The planet Jupiter's more massive than all the other planets in the Solar System put together. It's a stormy mass of raging gas and metallic hydrogen.

The planet Jupiter is the largest planet in the solar system. It has a diameter 11 times that of the Earth and a mass (more than 300 times that of the Earth) which is greater than twice the sum of all the other planets. Nevertheless its mass is less than one thousandth that of the Sun.

It orbits the Sun at a distance of about 500 million miles (780 million km) in just under 12 years.

Internal structure

The structure of Jupiter is very unlike that of the Earth. The visible 'surface' of Jupiter is, in fact, the uppermost layers of clouds of methane and ammonia. The interior of Jupiter is still something of a mystery, which NASA's current Juno mission hopes to shed more light on. Some scientists think that it's likely to be made up of a solid core of material similar to that of the Earth.

Surrounding this is thought to be a dense mixture of metallic hydrogen and helium. On the Earth we know these two as gases which at very low temperatures can be liquefied; in Jupiter's interior the pressure is so high that the hydrogen takes up a state in which it behaves like a metal.

Outside this metallic hydrogen zone is a shell of liquid molecules, mainly hydrogen and helium, with the cloudy atmosphere, about 1000km deep, above.

The planet Jupiter's atmosphere

The temperatures in Jupiter's atmosphere are very cold ranging from -130°C at the top of the clouds to 30°C about 70km below.

Appearance

From the Earth Jupiter can be seen, even in a small telescope, to show a disc with polar flattening. Across the disc several bands of dark and light clouds can be seen with a giant feature called 'The Great Red Spot' being visible during each rotation. Jupiter has tremendous thunderstorms in its atmosphere and also aurorae.

The planet Jupiter is one of the brightest objects in the night sky. A combination of its orbital period, 11.9 years, and that of the Earth means that we see Jupiter at opposition (its closest to the Earth) every 13 months. It is then very bright.

Satellites

With a pair of binoculars, you can see the four moons discovered by Galileo. These are the four largest of Jupiter's family of 16 satellites which all lie within the magnetsphere extending 650km into space. The diameters of the biggest, Io, Europa, Ganymede and Callisto range between 3000 and 5000 km whereas the smallest, Leda has a diameter of only 10 km.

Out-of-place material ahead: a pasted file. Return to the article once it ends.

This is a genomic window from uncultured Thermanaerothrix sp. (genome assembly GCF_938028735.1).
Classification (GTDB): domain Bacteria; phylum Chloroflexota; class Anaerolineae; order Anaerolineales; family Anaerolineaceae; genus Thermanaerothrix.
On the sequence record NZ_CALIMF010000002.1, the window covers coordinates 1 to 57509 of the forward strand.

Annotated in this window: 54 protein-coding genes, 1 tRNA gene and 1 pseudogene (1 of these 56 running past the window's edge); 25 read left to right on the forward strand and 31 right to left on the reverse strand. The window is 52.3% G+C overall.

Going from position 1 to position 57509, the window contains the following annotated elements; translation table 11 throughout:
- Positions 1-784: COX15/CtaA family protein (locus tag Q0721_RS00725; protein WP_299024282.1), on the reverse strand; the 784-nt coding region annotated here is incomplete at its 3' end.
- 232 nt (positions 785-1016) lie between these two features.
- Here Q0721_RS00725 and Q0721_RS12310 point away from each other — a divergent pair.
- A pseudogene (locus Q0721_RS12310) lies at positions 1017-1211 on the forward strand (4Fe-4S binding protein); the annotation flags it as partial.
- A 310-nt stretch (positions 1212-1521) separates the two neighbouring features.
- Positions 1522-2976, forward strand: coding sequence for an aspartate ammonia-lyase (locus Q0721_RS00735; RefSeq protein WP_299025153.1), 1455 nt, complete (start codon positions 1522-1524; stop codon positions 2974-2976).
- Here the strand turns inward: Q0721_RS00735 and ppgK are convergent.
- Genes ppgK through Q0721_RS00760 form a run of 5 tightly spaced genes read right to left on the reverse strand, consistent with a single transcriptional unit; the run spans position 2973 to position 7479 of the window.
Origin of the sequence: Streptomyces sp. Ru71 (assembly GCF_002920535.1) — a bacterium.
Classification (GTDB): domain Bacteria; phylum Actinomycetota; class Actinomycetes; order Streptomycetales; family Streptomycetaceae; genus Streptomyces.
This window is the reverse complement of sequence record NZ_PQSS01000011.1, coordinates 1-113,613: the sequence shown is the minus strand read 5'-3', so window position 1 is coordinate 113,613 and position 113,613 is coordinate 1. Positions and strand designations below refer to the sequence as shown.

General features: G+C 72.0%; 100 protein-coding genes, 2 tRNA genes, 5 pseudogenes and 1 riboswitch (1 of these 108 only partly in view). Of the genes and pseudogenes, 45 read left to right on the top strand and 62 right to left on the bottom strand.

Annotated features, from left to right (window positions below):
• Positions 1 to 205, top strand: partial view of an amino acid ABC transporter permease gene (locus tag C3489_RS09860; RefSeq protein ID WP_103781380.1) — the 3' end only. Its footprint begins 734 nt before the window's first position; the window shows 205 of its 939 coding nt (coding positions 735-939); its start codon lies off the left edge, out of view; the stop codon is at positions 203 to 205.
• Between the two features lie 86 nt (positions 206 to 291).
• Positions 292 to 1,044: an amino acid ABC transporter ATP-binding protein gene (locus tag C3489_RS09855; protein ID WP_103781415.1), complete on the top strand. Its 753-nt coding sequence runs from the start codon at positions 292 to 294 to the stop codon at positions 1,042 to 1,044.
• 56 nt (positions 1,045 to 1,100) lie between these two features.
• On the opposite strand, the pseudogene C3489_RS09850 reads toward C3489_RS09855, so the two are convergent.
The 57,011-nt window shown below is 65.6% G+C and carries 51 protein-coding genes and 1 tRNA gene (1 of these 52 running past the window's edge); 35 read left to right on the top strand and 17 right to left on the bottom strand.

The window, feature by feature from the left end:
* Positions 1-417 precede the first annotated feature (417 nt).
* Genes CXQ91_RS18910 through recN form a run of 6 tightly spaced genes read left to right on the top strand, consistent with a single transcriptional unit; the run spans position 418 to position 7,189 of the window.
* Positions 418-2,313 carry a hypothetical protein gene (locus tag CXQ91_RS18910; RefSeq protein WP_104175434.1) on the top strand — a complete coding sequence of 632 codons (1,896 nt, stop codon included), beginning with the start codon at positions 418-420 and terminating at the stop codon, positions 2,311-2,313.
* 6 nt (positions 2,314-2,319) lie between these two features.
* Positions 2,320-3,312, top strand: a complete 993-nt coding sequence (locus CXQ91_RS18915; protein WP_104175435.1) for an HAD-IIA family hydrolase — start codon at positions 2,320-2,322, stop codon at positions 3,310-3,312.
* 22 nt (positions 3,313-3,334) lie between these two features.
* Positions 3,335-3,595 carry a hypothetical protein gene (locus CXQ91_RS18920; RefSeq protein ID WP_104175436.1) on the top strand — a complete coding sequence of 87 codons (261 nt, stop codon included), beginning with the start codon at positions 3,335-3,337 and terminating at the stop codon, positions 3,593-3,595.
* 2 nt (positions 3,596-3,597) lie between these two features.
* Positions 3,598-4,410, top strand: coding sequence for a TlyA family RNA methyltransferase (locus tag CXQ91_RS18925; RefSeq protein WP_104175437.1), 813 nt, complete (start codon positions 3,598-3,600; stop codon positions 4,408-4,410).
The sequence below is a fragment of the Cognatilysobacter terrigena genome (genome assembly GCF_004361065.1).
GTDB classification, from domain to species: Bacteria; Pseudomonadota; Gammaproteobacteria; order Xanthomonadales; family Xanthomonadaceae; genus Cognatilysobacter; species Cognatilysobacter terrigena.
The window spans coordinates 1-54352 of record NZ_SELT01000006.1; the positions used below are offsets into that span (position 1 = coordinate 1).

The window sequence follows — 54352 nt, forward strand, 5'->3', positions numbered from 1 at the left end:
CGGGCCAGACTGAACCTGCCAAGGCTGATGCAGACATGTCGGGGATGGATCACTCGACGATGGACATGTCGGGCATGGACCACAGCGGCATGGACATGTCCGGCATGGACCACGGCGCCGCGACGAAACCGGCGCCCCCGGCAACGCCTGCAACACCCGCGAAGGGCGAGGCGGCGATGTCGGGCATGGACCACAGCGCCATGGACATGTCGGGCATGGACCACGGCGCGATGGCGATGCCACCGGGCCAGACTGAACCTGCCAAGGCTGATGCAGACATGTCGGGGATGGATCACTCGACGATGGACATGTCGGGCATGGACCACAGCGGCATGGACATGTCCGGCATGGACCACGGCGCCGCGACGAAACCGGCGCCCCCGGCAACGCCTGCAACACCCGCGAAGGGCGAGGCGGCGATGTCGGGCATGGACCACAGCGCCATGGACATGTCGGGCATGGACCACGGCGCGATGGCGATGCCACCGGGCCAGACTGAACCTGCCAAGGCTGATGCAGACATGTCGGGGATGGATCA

The names of all of Jupiter's satellites come from mythological lovers of Jupiter, except Amalthea, who was his nurse.

Jupiter's third moon lo

Io, the closest of the four large moons to Jupiter, is the most fantastic. Because of tidal forces of Jupiter and the other moons the surface moves in and out by some 100 metres. This generates a lot of heat which causes a peculiar form of vulcanism in which volcanoes emit fountains of sulphur compounds from subsurface liquid sulphur magma. Several of these volcanoes were most recently seen in eruption by the NASA New Horizons spacecraft on its way to Pluto.

Voyager I discovered a faint ring on Jupiter by chance. The rocky particles in this ring may have originated on Io or from meteoritic or cometary debris. The ring is not visible from the Earth.

Magnetic field

Jupiter has a magnetic field more than 10 times that of the Earth’s. The interaction of this field with the solar wind causes an enormous doughnut-shaped system rather like the van Allen belts around the Earth. The moon, Io, lies within this field structure and is responsible for the bursts of radio waves which are observed to come from Jupiter.

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